After receiving a B.A. from Columbia and Ph.D. from M.I.T., I started out as a chemistry professor. However, my academic career took an unexpected turn with the bankruptcy of Antioch College, where I had just received tenure. Fortunately, it resulted in taking a newly created position at Chicago’s Museum of Science & Industry. In response to public criticism of sponsor-designed exhibitions, a World’s Fair legacy, the Museum sought a scientist to begin developing content in-house. That became the start of my career in museums, consulting, and the federal government.
At the National Science Foundation, I served as Program Officer and Section Head for Informal Science Education (ISE), and then as Deputy Director and acting Director for the Division of Research in Formal and Informal Settings (DRL). I had the opportunity to lead creation and funding of:
- Center for Advancement of Informal Science Education (CAISE)
- Nanoscale Informal Science Education Network (NISE Net)
- Learning Science in Informal Settings report (National Academy of Sciences)
- Framework for Evaluating Impacts of Informal Science Education Projects.
Appointed by an independent review board to the Senior Executive Service (civil service classification equivalent to military ranks of general officer or flag officer), I managed the largest division at NSF, overseeing review and recommendation for $200 million+ in annual grants.
As President of the Kansas City Museum and founding President of Science City at Union Station, I led development of a new kind of science center based on immersing visitors within 60,000 sq ft of interactive city-themed role-playing adventures. In addition to creating and implementing the concept, I worked with trustees to raise over $100 million in private funds and to help form the nation’s first bi-state cultural district, which generated an additional $118 million in tax funds.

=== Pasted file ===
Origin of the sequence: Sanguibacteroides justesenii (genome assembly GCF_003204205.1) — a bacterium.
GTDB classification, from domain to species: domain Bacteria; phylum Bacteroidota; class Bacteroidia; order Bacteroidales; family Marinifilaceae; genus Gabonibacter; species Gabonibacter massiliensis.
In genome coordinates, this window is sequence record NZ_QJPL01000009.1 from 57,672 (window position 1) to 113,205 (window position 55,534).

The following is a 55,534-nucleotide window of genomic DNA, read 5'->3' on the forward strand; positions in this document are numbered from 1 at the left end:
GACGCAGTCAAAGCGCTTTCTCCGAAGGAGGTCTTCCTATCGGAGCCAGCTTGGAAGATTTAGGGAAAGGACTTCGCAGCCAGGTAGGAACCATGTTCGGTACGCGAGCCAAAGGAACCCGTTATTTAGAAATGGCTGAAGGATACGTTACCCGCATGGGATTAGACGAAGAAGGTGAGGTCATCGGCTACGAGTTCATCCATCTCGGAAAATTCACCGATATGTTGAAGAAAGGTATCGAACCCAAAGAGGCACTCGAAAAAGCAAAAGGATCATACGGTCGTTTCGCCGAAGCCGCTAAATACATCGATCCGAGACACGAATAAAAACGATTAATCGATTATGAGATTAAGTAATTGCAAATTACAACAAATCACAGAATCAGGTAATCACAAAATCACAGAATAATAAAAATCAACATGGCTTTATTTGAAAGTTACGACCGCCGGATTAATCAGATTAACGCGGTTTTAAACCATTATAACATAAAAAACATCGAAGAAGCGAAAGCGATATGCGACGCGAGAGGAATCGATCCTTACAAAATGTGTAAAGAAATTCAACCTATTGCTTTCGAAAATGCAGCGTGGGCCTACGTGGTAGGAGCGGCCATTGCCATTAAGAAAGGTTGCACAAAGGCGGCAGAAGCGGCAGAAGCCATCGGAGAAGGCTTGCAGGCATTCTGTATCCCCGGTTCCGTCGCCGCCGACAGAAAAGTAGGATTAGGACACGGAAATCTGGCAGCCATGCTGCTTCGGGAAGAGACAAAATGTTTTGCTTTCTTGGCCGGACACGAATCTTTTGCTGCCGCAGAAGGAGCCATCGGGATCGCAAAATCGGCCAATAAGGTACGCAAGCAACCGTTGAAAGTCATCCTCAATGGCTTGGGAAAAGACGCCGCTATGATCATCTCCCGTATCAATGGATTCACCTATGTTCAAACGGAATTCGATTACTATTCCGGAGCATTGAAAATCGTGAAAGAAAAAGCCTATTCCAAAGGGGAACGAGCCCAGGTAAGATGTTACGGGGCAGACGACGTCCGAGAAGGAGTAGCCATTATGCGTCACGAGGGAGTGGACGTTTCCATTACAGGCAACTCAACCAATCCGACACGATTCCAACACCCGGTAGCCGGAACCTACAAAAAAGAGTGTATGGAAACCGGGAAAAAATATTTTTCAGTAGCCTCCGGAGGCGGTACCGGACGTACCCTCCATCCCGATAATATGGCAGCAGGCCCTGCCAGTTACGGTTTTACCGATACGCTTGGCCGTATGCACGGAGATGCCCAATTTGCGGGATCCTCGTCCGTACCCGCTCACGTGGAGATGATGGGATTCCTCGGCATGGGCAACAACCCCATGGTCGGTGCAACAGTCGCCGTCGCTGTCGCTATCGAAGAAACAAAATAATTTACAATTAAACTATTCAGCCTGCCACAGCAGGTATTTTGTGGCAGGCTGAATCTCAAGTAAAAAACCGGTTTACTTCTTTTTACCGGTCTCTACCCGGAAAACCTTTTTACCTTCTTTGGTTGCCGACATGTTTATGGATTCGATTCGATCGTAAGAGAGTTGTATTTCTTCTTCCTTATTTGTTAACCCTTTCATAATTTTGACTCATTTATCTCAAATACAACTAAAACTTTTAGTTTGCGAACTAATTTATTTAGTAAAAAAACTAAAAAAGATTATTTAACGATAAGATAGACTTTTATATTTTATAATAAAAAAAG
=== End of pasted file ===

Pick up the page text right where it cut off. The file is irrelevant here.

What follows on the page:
As Vice President for Chicago’s Museum of Science and Industry and Deputy Director of the California Museum of Science and Industry (now California Science Center), I produced major permanent exhibitions such as Technology: Chance or Choice? and Everyday Chemistry, and the traveling exhibitions My Daughter, the Scientist and Black Achievers in Science. In Chicago, I was able to transform a sponsor-controlled exhibition development process, a World’s Fair legacy, to one led by museum professional staff.
My consulting practice, Museums+more, has assisted more than 30 clients, including museums, professional organizations, government agencies, and universities. In that capacity, I developed strategies for new and renewing museums, recommended changes to strengthen draft grant proposals, advised education and evaluation projects, and created concepts for permanent and traveling exhibitions.
- Appointed by President, confirmed by U.S. Senate, to National Museum Services (IMLS) Board
- NSF representative on Federal Council on the Arts & Humanities and Nanoscale Science Education & Technology Subcommittee, National Science & Technology Council
- Testified on behalf of NSF before U.S. Senate and House subcommittees
- Co-chaired, National Academy of Sciences Committee on Communicating Chemistry in Informal Settings
- Chaired, Legislative Committee and Publications Committee, Association of Science & Technology Centers (ASTC)
- Appointed to AAM Museum Assessment Program Advisory Committee
- Elected by membership to Visitor Studies Association Board as Vice President for Organizational Development
- Designated Fellow by American Association for the Advancement of Science (AAAS); elected Member-at-Large by Section Y (General Interest in Science & Technology)
- Inducted into professional honorary societies Phi Lambda Upsilon and Sigma Xi
Over 75 publications, including museum and education articles, scientific research, and college chemistry textbooks.